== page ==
Data quality. Stinnes writes, “Data is scattered everywhere. It’s caged in the silos of each partner’s systems, redundant and in different representations. Everyone is looking at their own ‘truth,’ and data integration between partners is feared like the plague because it is so complex. Collaboration across company boundaries is therefore the undisputed number-one unsolved business problem in supply chain.”

Technology complexity. Stinnes fears a Rube Goldberg solution. He explains, “The cartoonist Rube Goldberg was famous for his drawings depicting complicated gadgets performing simple tasks in convoluted ways. For some applications, blockchain technology might end up being a ‘Rube Goldberg device’ because it’s too complex of a solution for the problem the supply chain is trying to solve.” He adds, “Complexity makes [blockchain systems] horribly difficult to upgrade and maintain. … From a standpoint of practicability, blockchain solutions are best suited for those supply chain problems requiring fairly narrow and well-understood functionality that is not likely to change much over time.” If a solution is working in today’s supply chain, trying to fit it into a blockchain scheme may be a fool’s errand or an expensive waste of resources. The acronym KISS (keep it simple, stupid) comes to mind.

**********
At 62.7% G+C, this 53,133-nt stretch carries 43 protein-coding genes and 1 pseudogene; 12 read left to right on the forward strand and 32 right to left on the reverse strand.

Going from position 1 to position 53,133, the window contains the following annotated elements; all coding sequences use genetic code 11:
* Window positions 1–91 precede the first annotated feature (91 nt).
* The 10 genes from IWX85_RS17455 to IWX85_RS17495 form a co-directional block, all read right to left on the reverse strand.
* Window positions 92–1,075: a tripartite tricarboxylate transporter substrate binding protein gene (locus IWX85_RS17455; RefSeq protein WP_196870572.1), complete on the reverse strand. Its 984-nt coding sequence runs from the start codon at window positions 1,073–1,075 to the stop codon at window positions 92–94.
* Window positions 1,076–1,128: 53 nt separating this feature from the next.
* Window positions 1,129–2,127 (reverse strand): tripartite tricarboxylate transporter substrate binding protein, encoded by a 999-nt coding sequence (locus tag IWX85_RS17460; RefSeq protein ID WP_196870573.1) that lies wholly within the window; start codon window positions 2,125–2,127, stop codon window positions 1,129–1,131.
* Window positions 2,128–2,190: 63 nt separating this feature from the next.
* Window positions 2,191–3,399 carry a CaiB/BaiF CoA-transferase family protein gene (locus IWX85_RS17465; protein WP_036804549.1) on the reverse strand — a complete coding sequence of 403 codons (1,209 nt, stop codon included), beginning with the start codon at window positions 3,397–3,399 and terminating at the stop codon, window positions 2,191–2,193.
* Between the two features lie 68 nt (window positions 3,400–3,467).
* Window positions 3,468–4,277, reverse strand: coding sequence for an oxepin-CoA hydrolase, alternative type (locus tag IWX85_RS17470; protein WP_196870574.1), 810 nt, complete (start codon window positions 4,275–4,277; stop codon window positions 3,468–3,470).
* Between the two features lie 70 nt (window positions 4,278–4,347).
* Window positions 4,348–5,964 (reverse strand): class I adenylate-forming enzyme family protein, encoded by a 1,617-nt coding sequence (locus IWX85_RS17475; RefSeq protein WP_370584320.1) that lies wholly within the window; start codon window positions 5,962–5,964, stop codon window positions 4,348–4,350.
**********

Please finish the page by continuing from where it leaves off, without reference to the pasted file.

Adoption model. Aleks Larsen (@_alekslarsen), an investments & research expert at Blockchain Capital, explains, “There is no one-size-fits-all solution for blockchains and each distinct combination of designs offers differences in security, privacy, efficiency, flexibility, platform complexity, developer ease-of-use and even political values.”[5] Finding a single blockchain model for supply chain operations may be an unreachable goal.

Concluding thoughts

Shaw concludes, “Visibility in the supply chain is crucial for mitigating business risk and for satisfying consumer expectations for ethical and sustainable business practices. By providing a transparent and immutable record, blockchain has the potential to reshape longstanding processes and practices in nearly every industry — for the benefit of businesses and consumers alike.” Morley adds, “A company successfully implementing blockchain in the supply chain depends on their solution being able to deliver the performance and scalability they require. With the increased technical maturity of blockchain, supply chain development is likely to examine ways to introduce blockchain into operations where it makes the most sense. Transforming the supply chain industry requires blockchain platforms that can build trust and efficiency into a wide range of transactions.” Areas he sees blockchain making the most sense are: supply chain finance; logistics; supplier payments; cold chain traceability; and food safety.

Footnotes
[1] Adrian Gonzalez, “Blockchain In Supply Chain Management,” Talking Logistics, 2 December 2019.
[2] Mark Morley, “Top 5 use cases of Blockchain in the supply chain in 2020,” Opentext Blogs, 11 February 2020.
[3] Andy Stinnes, “Is blockchain perfect for the supply chain?DC Velocity, 10 February 2020.
[4] Jack Shaw, “How Blockchain Will Help Create the Supply Chain of the Future,” Oracle Supply Chain Management Blog, 1 October 2019.
[5] Aleks Larsen, “A Primer on Blockchain Interoperability,” Blockchain Capital Blog, 20 December 2018.